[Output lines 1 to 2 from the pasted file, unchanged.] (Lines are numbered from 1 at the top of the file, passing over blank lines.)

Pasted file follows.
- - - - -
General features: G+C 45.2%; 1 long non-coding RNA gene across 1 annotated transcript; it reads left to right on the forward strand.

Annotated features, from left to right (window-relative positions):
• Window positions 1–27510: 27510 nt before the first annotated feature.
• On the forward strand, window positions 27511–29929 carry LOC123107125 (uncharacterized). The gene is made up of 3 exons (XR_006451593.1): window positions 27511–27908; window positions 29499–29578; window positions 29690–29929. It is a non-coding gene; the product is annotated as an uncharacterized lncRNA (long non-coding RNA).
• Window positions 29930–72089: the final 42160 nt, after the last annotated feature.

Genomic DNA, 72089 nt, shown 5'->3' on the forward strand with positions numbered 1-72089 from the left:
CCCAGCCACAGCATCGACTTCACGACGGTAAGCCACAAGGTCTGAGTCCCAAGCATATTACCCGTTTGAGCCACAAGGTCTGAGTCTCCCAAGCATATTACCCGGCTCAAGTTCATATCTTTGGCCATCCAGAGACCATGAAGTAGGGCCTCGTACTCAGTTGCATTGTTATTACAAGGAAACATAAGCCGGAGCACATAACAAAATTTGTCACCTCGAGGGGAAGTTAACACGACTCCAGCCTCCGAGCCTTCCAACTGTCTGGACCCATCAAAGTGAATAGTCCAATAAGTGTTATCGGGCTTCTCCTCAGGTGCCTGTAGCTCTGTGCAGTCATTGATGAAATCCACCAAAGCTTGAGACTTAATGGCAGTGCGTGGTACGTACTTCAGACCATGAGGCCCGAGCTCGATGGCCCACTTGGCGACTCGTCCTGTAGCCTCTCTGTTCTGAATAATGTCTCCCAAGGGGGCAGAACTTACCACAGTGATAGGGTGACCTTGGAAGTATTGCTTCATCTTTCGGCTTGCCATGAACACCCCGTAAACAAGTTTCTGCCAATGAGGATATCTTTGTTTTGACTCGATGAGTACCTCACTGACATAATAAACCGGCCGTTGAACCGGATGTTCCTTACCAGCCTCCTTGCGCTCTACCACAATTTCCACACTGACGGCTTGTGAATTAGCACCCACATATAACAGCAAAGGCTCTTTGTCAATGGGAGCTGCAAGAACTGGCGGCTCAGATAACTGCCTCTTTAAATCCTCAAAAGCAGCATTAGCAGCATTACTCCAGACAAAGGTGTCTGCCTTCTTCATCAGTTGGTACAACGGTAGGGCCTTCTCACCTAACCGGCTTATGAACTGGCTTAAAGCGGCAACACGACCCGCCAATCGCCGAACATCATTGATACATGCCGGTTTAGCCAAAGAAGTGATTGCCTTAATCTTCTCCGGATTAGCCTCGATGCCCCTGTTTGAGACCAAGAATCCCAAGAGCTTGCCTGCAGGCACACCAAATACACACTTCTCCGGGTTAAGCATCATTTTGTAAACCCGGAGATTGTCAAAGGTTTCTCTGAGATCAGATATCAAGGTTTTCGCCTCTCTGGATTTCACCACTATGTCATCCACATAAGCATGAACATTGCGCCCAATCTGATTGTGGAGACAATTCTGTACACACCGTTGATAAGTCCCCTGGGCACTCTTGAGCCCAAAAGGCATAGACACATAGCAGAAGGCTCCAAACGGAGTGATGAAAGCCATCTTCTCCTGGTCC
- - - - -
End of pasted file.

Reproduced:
General features: G+C 45.2%; 1 long non-coding RNA gene across 1 annotated transcript; it reads left to right on the forward strand.

Annotated features, from left to right (window-relative positions):